Lula completes 100 days in power

By Manuel Perez Bella


The violent eruption of the Bolsonarista mob on January 8 not only caused extensive damage to the headquarters of the three powers of the Republic, but also forced the new government, a week after assuming power, to change its priorities in order to concentrate its efforts to dispel possible new threats to democracy.

File image of the president of Brazil, Luiz Inácio Lula da Silva in Brasilia (Brazil). BLAZETRENDS/Jarbas Oliveira

Lula had to spend several weeks paying full attention to the leadership of the Armed Forces and other security forces, to insist on “depoliticizing” the command cadres.

He took over from some commanders who were too close to his predecessor Jair Bolsonaro, including the now ex-commander of the Army, General Júlio César Arruda.

Since then, the new president has multiplied his meetings with the military leadership and has lavished himself on military acts, with the aim of recovering an institutional normality that was dynamited in the four years of hegemony of the ultra-right.

Recovery of social programs

The president of Brazil, Luiz Inácio Lula da Silva, in a file image. BLAZETRENDS/ Sebastiao Moreira

The incipient de-bolsonization of the institutions, a process that can still be extended, has gone hand in hand with Lula’s “obsession” -according to his own words- to resume the social policies that in the past had an impact on the reduction of the poverty and who were buried by Jair Bolsonaro.

Among others, he recovered the Bolsa Familia, the main subsidy program for the poor, or the popular housing program Mi Casa Mi Vida.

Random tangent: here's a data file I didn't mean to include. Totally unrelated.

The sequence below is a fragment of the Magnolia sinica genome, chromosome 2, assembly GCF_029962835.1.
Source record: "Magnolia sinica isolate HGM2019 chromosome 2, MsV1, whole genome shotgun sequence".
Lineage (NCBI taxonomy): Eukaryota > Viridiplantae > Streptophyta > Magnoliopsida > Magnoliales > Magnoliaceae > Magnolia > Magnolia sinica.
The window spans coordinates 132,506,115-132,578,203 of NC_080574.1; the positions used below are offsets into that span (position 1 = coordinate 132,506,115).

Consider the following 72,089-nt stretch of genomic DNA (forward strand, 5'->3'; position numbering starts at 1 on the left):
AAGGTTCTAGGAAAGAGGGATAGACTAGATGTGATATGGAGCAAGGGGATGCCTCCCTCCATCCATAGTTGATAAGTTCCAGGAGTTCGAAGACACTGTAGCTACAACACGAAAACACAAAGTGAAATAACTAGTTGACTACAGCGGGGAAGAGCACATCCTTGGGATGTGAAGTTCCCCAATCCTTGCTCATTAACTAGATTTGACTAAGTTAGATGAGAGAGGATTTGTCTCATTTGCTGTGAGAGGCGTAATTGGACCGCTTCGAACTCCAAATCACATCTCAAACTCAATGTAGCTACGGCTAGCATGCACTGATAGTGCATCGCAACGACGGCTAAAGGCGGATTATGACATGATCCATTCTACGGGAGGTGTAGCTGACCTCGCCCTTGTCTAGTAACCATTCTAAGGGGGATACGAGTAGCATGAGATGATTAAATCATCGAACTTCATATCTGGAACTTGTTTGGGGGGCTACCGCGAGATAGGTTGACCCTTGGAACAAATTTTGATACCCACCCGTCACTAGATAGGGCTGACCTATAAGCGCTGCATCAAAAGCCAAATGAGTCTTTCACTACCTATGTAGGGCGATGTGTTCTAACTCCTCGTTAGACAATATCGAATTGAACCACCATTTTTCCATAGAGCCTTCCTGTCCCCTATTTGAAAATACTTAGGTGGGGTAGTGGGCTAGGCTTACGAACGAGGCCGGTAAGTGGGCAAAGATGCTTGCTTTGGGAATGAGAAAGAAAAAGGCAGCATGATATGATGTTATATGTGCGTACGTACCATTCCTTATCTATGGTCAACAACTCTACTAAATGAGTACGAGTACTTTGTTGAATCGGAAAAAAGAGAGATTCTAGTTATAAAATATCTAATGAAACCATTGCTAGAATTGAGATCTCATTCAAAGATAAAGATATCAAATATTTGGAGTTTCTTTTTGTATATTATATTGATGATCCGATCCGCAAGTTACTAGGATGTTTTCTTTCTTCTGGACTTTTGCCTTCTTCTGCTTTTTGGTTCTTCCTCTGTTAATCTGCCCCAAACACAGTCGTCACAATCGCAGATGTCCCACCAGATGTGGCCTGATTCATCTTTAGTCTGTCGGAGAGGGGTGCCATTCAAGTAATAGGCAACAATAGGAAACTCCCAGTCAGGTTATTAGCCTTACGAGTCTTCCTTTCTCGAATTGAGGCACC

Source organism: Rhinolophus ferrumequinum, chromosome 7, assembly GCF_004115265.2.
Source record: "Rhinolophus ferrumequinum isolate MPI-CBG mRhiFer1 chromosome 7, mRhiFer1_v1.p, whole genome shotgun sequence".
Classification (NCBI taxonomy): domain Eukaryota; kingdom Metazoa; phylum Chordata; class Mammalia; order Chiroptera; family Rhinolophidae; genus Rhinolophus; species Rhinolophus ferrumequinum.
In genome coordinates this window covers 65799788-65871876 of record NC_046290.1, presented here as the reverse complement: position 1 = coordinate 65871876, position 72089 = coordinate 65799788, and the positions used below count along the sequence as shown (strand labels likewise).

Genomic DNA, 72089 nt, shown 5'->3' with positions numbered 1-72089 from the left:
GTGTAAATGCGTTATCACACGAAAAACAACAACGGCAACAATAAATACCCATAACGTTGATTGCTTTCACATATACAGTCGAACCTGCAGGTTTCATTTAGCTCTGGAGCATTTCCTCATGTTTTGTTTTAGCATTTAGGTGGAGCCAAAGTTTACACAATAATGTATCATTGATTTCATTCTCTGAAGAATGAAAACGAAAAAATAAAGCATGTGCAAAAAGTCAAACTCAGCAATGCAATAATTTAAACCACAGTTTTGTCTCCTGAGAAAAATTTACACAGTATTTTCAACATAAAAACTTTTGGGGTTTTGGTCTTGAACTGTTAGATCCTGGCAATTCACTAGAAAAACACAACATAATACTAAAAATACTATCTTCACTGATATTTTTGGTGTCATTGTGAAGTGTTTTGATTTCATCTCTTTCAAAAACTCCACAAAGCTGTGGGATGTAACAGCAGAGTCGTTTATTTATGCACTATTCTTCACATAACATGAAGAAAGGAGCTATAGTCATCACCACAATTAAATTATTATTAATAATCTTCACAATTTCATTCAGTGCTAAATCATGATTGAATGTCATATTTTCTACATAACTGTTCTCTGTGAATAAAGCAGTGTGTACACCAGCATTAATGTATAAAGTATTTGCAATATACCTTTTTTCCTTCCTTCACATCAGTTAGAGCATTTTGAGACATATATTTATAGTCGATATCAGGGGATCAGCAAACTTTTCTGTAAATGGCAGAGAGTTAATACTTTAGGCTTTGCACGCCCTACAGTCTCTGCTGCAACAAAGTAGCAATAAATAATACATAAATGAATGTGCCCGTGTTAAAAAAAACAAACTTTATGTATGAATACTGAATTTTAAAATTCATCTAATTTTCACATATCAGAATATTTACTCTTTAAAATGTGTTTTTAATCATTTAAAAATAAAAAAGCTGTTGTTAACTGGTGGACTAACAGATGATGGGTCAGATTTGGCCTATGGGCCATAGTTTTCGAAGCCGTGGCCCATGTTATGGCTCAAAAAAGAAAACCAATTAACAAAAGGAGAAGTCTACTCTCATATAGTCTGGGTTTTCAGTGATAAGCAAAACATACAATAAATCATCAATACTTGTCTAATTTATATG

His management of gestures also impregnated the social groups most mistreated by the extreme right, such as women, sexual and racial minorities, especially towards indigenous people, to whom he dedicated a ministry for the first time.

Among the gestures, he appointed 11 women to lead a total of 38 ministries, the highest proportion of female ministers in the history of Brazil.

An active foreign policy

The candidate for the Presidency of Brazil Luiz Inácio Lula da Silva, in a file photograph.  BLAZETRENDS/Fernando Bizerra
Brazil’s President Luiz Inácio Lula da Silva, in a file photograph. BLAZETRENDS/Fernando Bizerra

Another of Lula’s great swerves has occurred in foreign policy, in which he has had a hectic agenda, in contrast to the isolation of his predecessor.

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In these 100 days he traveled to Argentina, for the CELAC summit; to Uruguay and the United States, and due to illness he had to postpone a trip to China and the United Arab Emirates, which he will make next week.

It has also reactivated relations with Venezuela, suspended by Bolsonaro, and has rejoined the Union of South American Nations (Unasur), from which Brazil had separated in 2019.

Much of Lula’s foreign policy has focused on reinforcing international agreements aimed at protecting the Amazon rainforest, especially since the reactivation of the Amazon Fund, financed by Norway and Germany and to which other countries could join.

The economy, from now on

Brazil's President Luiz Inácio Lula da Silva in a file photograph.  BLAZETRENDS/Andre Borges
Brazil’s President Luiz Inácio Lula da Silva in a file photograph. BLAZETRENDS/Andre Borges

Lula has announced that from now on his attention will be fully focused on the economy, a sector that for the moment has caused him more headaches than progress.

There have been constant frictions between the Government and the Central Bank, due to the high level of interest rates (13.75%), which have been successful in curbing inflation, but as a side effect they have slowed down growth and the market. of work.

But the issuing entity, which has full autonomy, for the moment has not yielded to the constant pressures that have come from Lula himself and his Finance Minister, Fernando Haddad, and has refused to moderate the rates due to fears of a possible price control.

The Government has managed to present a project to establish new fiscal rules, which provide for a more flexible spending ceiling, but its approval will depend on the National Congress.

These fiscal rules, which will be necessary to be able to increase spending for social programs, will also be linked to a future far-reaching tax reform that the Government is preparing and that will also have to go through a process that is still uncertain in the Legislature.

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